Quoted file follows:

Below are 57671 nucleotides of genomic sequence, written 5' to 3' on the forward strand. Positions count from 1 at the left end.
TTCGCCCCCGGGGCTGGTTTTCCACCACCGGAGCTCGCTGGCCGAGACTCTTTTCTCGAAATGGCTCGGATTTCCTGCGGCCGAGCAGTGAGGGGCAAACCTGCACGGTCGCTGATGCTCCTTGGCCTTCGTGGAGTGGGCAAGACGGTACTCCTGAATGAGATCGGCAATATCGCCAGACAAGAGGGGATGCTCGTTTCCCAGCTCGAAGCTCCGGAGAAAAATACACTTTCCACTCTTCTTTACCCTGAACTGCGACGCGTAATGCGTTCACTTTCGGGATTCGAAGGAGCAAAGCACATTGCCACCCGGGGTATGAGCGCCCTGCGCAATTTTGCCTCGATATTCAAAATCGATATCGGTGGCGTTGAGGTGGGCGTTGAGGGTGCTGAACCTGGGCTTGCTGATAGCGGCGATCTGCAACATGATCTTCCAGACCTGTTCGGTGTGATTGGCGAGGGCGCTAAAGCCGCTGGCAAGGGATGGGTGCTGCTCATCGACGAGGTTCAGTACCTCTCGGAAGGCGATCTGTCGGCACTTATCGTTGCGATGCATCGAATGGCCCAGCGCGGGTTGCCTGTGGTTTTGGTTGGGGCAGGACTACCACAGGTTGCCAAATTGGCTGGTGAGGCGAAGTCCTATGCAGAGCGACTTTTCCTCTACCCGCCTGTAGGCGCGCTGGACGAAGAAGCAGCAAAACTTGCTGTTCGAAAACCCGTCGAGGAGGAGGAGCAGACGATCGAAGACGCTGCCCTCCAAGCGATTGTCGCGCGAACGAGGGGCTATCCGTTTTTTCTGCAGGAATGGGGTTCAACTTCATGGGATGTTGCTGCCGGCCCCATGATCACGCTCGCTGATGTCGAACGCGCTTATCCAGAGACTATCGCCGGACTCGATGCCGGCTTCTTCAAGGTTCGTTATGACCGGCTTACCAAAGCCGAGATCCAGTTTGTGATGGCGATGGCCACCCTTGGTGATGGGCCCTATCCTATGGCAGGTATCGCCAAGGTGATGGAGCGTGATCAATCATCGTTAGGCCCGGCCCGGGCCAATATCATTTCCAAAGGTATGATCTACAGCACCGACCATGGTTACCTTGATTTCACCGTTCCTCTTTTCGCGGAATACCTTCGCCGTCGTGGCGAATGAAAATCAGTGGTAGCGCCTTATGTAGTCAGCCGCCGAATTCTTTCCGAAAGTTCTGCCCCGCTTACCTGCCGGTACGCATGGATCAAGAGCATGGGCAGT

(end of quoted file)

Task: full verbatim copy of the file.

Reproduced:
Below are 57671 nucleotides of genomic sequence, written 5' to 3' on the forward strand. Positions count from 1 at the left end.
TTCGCCCCCGGGGCTGGTTTTCCACCACCGGAGCTCGCTGGCCGAGACTCTTTTCTCGAAATGGCTCGGATTTCCTGCGGCCGAGCAGTGAGGGGCAAACCTGCACGGTCGCTGATGCTCCTTGGCCTTCGTGGAGTGGGCAAGACGGTACTCCTGAATGAGATCGGCAATATCGCCAGACAAGAGGGGATGCTCGTTTCCCAGCTCGAAGCTCCGGAGAAAAATACACTTTCCACTCTTCTTTACCCTGAACTGCGACGCGTAATGCGTTCACTTTCGGGATTCGAAGGAGCAAAGCACATTGCCACCCGGGGTATGAGCGCCCTGCGCAATTTTGCCTCGATATTCAAAATCGATATCGGTGGCGTTGAGGTGGGCGTTGAGGGTGCTGAACCTGGGCTTGCTGATAGCGGCGATCTGCAACATGATCTTCCAGACCTGTTCGGTGTGATTGGCGAGGGCGCTAAAGCCGCTGGCAAGGGATGGGTGCTGCTCATCGACGAGGTTCAGTACCTCTCGGAAGGCGATCTGTCGGCACTTATCGTTGCGATGCATCGAATGGCCCAGCGCGGGTTGCCTGTGGTTTTGGTTGGGGCAGGACTACCACAGGTTGCCAAATTGGCTGGTGAGGCGAAGTCCTATGCAGAGCGACTTTTCCTCTACCCGCCTGTAGGCGCGCTGGACGAAGAAGCAGCAAAACTTGCTGTTCGAAAACCCGTCGAGGAGGAGGAGCAGACGATCGAAGACGCTGCCCTCCAAGCGATTGTCGCGCGAACGAGGGGCTATCCGTTTTTTCTGCAGGAATGGGGTTCAACTTCATGGGATGTTGCTGCCGGCCCCATGATCACGCTCGCTGATGTCGAACGCGCTTATCCAGAGACTATCGCCGGACTCGATGCCGGCTTCTTCAAGGTTCGTTATGACCGGCTTACCAAAGCCGAGATCCAGTTTGTGATGGCGATGGCCACCCTTGGTGATGGGCCCTATCCTATGGCAGGTATCGCCAAGGTGATGGAGCGTGATCAATCATCGTTAGGCCCGGCCCGGGCCAATATCATTTCCAAAGGTATGATCTACAGCACCGACCATGGTTACCTTGATTTCACCGTTCCTCTTTTCGCGGAATACCTTCGCCGTCGTGGCGAATGAAAATCAGTGGTAGCGCCTTATGTAGTCAGCCGCCGAATTCTTTCCGAAAGTTCTGCCCCGCTTACCTGCCGGTACGCATGGATCAAGAGCATGGGCAGT